The schizo and the city: mapping desiring-geographies

Authors: Keith Harris*, University of Washington
Topics: Social Theory, Urban Geography
Keywords: deleuze and guattari, desire, intensity, affect, narrative
Session Type: Paper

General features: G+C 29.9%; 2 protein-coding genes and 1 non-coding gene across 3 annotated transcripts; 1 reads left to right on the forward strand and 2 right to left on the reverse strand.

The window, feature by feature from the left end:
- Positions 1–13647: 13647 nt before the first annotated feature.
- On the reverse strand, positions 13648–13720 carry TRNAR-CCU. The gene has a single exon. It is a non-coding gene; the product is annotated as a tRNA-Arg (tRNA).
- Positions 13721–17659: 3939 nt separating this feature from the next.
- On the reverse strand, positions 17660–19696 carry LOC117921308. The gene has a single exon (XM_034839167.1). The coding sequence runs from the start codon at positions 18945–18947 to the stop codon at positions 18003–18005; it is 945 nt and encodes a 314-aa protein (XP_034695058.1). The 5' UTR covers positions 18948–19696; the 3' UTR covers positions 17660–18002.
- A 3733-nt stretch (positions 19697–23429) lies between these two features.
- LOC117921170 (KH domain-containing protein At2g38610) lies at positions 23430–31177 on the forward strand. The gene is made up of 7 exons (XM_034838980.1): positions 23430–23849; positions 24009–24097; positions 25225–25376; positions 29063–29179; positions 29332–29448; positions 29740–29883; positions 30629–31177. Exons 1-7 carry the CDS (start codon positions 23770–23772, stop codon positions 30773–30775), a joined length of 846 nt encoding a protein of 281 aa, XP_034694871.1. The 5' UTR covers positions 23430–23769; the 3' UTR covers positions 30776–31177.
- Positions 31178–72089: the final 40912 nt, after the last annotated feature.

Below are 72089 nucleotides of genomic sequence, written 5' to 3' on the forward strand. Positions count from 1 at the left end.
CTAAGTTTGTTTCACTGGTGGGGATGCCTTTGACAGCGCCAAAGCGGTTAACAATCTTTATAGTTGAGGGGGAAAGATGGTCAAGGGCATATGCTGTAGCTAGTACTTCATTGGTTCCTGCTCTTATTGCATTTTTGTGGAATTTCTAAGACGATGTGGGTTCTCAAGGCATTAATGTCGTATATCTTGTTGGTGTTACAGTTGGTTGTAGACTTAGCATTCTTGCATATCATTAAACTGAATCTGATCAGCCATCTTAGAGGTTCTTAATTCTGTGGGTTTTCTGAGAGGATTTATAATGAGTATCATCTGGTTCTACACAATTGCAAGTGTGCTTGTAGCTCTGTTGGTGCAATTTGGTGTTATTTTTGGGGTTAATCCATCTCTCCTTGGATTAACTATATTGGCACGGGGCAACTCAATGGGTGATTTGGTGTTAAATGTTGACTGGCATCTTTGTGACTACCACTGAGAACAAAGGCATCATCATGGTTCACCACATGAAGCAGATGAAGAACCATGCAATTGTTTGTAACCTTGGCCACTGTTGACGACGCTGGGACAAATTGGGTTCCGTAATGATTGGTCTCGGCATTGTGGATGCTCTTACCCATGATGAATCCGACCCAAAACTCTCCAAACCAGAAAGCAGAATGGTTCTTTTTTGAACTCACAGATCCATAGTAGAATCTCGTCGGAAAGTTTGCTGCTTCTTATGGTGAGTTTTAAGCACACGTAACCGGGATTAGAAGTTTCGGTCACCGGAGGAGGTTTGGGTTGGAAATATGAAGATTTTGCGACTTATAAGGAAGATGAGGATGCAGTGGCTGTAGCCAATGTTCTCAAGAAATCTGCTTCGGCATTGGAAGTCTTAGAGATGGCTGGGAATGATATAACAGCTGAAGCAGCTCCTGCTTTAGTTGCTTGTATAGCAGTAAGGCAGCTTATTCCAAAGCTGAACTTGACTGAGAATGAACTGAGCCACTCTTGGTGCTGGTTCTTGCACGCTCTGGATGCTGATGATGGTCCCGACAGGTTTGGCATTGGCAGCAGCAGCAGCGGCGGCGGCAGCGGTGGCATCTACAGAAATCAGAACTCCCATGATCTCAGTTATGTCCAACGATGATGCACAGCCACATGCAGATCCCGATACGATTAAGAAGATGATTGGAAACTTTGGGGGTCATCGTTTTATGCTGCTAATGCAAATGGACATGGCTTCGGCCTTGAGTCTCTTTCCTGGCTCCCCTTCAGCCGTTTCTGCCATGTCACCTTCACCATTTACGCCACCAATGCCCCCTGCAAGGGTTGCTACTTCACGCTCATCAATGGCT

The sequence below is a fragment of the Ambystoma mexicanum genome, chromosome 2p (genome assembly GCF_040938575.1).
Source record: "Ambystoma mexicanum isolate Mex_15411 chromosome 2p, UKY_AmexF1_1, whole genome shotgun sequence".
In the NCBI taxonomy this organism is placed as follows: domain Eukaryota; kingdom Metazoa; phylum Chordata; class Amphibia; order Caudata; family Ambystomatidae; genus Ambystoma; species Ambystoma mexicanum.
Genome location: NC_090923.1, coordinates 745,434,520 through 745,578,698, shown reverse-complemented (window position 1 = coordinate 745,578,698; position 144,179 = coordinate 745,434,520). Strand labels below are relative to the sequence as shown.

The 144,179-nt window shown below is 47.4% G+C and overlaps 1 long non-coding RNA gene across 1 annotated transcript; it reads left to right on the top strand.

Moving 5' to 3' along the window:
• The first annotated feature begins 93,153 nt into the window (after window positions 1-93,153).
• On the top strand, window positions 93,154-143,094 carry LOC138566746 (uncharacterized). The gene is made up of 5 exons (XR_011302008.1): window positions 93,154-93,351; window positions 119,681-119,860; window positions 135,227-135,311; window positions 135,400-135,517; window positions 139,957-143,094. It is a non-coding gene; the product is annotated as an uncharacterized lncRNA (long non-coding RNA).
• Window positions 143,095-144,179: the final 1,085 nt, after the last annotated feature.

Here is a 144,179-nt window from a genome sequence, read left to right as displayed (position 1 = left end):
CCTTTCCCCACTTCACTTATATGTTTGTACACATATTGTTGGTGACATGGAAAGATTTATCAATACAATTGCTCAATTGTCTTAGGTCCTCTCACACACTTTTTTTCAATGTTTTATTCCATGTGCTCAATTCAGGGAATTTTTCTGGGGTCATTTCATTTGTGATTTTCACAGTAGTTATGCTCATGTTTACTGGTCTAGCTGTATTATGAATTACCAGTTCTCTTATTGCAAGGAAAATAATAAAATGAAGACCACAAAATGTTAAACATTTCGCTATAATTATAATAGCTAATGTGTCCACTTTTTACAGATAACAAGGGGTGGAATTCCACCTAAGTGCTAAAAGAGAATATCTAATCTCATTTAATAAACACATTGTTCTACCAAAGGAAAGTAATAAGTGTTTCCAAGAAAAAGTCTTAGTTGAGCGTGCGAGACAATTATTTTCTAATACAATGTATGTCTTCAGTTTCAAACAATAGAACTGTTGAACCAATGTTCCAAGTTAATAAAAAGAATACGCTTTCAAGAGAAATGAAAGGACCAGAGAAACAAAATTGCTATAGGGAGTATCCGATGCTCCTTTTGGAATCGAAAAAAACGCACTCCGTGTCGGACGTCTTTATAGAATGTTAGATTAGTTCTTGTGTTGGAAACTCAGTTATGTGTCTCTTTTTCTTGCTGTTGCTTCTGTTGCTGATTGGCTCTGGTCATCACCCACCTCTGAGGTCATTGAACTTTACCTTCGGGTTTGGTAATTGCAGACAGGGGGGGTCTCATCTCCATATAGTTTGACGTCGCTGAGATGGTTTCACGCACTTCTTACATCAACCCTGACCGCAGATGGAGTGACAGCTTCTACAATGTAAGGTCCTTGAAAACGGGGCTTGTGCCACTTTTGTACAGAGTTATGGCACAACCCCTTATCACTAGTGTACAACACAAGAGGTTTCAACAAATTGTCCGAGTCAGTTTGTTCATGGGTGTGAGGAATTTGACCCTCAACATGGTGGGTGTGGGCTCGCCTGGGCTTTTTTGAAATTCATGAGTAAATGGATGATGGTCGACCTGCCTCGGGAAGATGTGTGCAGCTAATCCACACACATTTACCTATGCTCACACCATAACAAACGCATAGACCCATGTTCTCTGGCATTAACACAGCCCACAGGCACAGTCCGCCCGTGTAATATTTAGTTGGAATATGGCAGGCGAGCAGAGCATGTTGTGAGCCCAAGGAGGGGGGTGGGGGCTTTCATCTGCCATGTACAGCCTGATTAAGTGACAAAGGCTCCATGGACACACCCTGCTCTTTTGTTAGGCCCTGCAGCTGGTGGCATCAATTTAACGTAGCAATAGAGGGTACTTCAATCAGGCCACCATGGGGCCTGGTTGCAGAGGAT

Using the figure of the “schizo on a walk” to develop their concept of desire, Deleuze and Guattari write: "In a great book by Jacques Besse, we encounter once again the double stroll of the schizo, the geographic exterior voyage following nondecomposable distances, and the interior historical voyage enveloping intensities..." Besse’s desire pushes him back and forth across a Paris where solace can be found in Les Halles or near the fountain in front of Saint Sulpice. He is awestruck by the dome in Parc Buttes-Chaumont before his anxiety of being recognized drives him to set out down Rue la Fayette: "Beneath its straight sky, this is the only street in Paris that resembles New York. I hurtle toward l’Opéra. Two minutes later, anguish overcomes me. I find my lucidity again. Where am I going, what did I do?...In the heat, I turn into Faubourg-Montmartre and wonder how to find my Saint-Germain-des-Prés again." This paper argues that Besse’s novella can be understood as a mapping of an intensive desiring-geography, a term I use to highlight the inseparability of each dimension, because from this perspective, desire produces space and space is simultaneously a constitutive element of desire. To map Besse’s extensive, schizophrenic walk using traditional or psychogeographic representation, would miss the intensive dimension of this geography: the affective shifts and the temporal gymnastics. To map this desiring-geography is to surf the edge between the intensive and extensive, exploring the continually shifting interactions between psychological states and spatial location

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